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You might want to PRACTICE buying cars. Let's say you want to practice on this 2017 Ford Escape, and let's suppose you can afford 11 thousand. This car is listed at 13-7.

https://newjersey.craigslist.org/ctd/d/jersey-city-2017-ford-escape-se-fwd/6957178794.html

You're not in love with it, the color is too dark or whatever, but you want to check it out.

You ring the dealer...Joe answers and yes..he still has it. You take the subway and maybe an Uber ride to the dealer. Or better yet, a trusted friend drives you to the dealer. You walk in, ask for Joe, tell him you want to look but you are also looking at other cars. He takes you to it, shows you a few features, offers to let you drive it. The salesman will probably need to ride with you. 

You drive it around the neighborhood, you like it. But dont ACT like you like it. 

You get back to the dealer after a 20 minute drive. You tell him that you might be interested, but will not be buying it at 13-7...no way...you just really dont like dark blue. You will probably have his full attention now.

He takes you inside and asks questions about your credit, the payments you can afford, etc. Take charge. Its YOUR money we are talking about. Tell him that the car will be on your shortlist if they can sell it to you for 11-5. No fees. No add-ons. And you want a warranty, in writing. (X number of miles or whatever).

He comes back and says no way...the lowest he can go is 13. You stand up, thank him for his time, offer to shake his hand, and begin walking out the door.

One of two things will happen:

He will let you walk.

OR more likely he will say something like, what if we came down to 12-5. Plus tax.

YOU are in control. Never forget that.

Smile, then offer him your phone number and tell him you will be buying a car in the next week....and it might be this car IF they can make a much better offer. Suppose he DOES meet your price. You STILL have the option to walk if the car is just too expensive for you right now.

Either way, you have now done the 'dance' so you can be more confident for each subsequent negotiation.

It takes a bit of practice to work up some confidence. But you can do it.
 

CityWoman

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Hmm... after doing a little searching, looks like CPO cars are a bit beyond the realm of possibilities for me, price-wise.  

But millions of people buy used cars every day - why should it be problematic for me?  I wish I had somebody who knows this stuff to go with me.  I'm trying to get in touch with possible mechanics but it'd be nice to have someone with me whom I don't have to pay.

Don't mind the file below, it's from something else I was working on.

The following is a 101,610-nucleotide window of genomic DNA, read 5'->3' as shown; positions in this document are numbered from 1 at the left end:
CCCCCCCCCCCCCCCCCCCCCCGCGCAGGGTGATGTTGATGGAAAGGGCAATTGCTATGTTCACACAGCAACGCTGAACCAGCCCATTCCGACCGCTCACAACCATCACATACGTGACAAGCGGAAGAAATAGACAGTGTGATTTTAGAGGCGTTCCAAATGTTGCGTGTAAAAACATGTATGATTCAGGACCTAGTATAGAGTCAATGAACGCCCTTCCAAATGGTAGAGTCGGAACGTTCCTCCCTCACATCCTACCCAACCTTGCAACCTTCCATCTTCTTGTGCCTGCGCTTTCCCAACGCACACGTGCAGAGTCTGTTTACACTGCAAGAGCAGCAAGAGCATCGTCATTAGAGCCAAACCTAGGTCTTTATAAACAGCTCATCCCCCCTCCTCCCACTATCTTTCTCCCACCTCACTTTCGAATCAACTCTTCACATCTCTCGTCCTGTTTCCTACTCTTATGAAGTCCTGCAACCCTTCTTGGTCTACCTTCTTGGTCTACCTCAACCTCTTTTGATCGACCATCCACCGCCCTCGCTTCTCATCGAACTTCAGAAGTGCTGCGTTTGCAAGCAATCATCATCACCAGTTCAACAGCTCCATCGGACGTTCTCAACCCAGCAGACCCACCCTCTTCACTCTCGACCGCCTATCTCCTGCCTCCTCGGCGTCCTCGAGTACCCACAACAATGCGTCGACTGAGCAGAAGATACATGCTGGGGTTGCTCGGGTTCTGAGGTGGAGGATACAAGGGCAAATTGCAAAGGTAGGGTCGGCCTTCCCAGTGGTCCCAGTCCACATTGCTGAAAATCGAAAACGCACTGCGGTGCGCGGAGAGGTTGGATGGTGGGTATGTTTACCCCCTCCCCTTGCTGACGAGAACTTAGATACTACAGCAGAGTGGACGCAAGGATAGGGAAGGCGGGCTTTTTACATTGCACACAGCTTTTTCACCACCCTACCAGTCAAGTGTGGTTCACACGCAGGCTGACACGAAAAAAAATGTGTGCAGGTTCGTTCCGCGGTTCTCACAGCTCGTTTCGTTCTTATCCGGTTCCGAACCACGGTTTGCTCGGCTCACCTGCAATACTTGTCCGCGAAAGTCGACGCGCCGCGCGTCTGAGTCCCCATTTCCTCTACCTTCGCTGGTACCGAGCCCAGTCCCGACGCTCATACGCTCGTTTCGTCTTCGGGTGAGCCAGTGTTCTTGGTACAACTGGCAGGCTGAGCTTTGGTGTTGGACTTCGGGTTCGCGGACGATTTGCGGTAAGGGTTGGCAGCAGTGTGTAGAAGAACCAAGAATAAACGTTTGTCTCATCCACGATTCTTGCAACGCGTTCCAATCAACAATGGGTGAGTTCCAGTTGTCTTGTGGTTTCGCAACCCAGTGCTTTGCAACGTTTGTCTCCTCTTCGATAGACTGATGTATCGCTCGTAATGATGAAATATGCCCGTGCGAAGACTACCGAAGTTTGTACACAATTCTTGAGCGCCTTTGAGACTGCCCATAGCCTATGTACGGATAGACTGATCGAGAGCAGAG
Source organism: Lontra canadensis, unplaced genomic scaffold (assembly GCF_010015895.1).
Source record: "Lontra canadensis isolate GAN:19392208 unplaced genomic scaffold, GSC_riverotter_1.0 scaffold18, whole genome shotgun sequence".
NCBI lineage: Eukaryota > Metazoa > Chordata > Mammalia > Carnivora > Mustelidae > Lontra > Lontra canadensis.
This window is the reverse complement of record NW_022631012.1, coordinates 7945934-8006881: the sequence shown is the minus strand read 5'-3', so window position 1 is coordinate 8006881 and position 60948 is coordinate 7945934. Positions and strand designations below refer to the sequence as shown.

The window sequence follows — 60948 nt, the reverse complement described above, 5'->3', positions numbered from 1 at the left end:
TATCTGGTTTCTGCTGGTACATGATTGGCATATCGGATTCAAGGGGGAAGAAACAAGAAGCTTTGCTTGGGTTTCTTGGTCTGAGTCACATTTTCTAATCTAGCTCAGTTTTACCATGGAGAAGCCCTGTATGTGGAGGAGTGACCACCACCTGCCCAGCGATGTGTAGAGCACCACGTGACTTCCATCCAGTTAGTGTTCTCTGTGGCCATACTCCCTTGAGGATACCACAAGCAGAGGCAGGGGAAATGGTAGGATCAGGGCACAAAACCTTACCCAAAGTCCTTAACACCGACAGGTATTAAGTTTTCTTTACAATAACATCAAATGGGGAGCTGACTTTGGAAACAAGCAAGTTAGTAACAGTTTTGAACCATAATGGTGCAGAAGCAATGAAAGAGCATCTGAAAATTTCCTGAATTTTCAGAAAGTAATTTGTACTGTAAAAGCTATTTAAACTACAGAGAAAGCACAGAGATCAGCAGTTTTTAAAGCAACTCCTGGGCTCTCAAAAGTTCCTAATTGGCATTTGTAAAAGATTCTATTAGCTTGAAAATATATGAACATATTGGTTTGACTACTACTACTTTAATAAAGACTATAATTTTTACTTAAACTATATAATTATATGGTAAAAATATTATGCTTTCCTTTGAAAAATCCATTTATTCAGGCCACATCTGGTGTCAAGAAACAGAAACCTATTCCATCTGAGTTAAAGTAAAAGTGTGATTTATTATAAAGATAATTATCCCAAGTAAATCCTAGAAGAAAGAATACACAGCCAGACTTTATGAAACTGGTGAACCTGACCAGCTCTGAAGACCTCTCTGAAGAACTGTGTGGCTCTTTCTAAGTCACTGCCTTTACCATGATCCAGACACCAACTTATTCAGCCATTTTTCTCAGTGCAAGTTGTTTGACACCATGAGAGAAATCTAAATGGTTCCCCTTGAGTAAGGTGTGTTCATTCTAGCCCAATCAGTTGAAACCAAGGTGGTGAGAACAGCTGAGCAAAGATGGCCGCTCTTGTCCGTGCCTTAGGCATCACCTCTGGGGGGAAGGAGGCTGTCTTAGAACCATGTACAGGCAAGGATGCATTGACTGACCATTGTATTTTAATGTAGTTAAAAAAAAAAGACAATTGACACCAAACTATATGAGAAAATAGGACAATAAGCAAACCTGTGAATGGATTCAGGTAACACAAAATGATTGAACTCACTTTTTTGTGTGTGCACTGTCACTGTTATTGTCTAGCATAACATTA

Ugh, what a quandary.
 

highdesertranger

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what are CPO cars?

on that previous list,

that Astro Van is beat up stay away. there is body damage on the left rear corner panel. also the plastic around the dash is not fitting right.

not much info on That Trail Blazer

not much info on that Envoy. me personally I don't like AWD(All Wheel Drive)

I am also not a Subaru fan. I don't get the cult like following. just another throw away car IMO.

not much info on that Honda. Note AWD is not 4WD(four wheel drive)

that 2nd Trail Blazer is cheap but has a lot of miles and is showing wear. you can see the wear in the steering wheel and seats. also I don't care for those funny camera angles that make the front end appear to be lower than the rear either something is up or they are trying to hide something.

some general things to consider.

the more doo dads a vehicle has the more there is to go wrong with it. for this reason I don't care for the push button 4WD or automatic AWD

when you test drive you must check everything, every doo dad. you must check the 4WD and you can not check 4WD on pavement you must be on dirt.

don't get a false sense of security from a "Clean Car Fax Report". Car Fax is only a guideline very few shops report to Car Fax and there is a bit of incentive to take a vehicle to a shop that doesn't report to Car Fax, for a major repair. a vehicle could have been totaled in a wreck and still have a clean Car Fax. Used car Dealers almost never report to Car Fax.

sure does seem a lot of people in your area don't give much info with there ads. ads with little info makes me leery.

highdesertranger
 

CityWoman

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highdesertranger said:
what are CPO cars?
CPO = Certified Pre-Owned. That's what tx2sturgis suggested I look for.

sure does seem a lot of people in your area don't give much info with there ads.  ads with little info makes me leery.

highdesertranger
Yes, I find that very frustrating.

Did you see my post after that one, with the Toyota Highlander?
 

CityWoman

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When you go to buy a car from a private seller, how is it possible to buy insurance before driving it home?  Are private sellers usually willing to wait for someone to look at a car and then come back to have a mechanic look at it, pay for it, and already have insurance?

I am also reading up on what I need to do in order to buy a car out of state.
 

highdesertranger

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the Highlander looks to have damage at both corners of the rear bumper. lots of wear on the steering wheel. I wonder why all the front end work, not enough miles for that IMO something's up. I wonder what a "new power steering pipe is". highdesertranger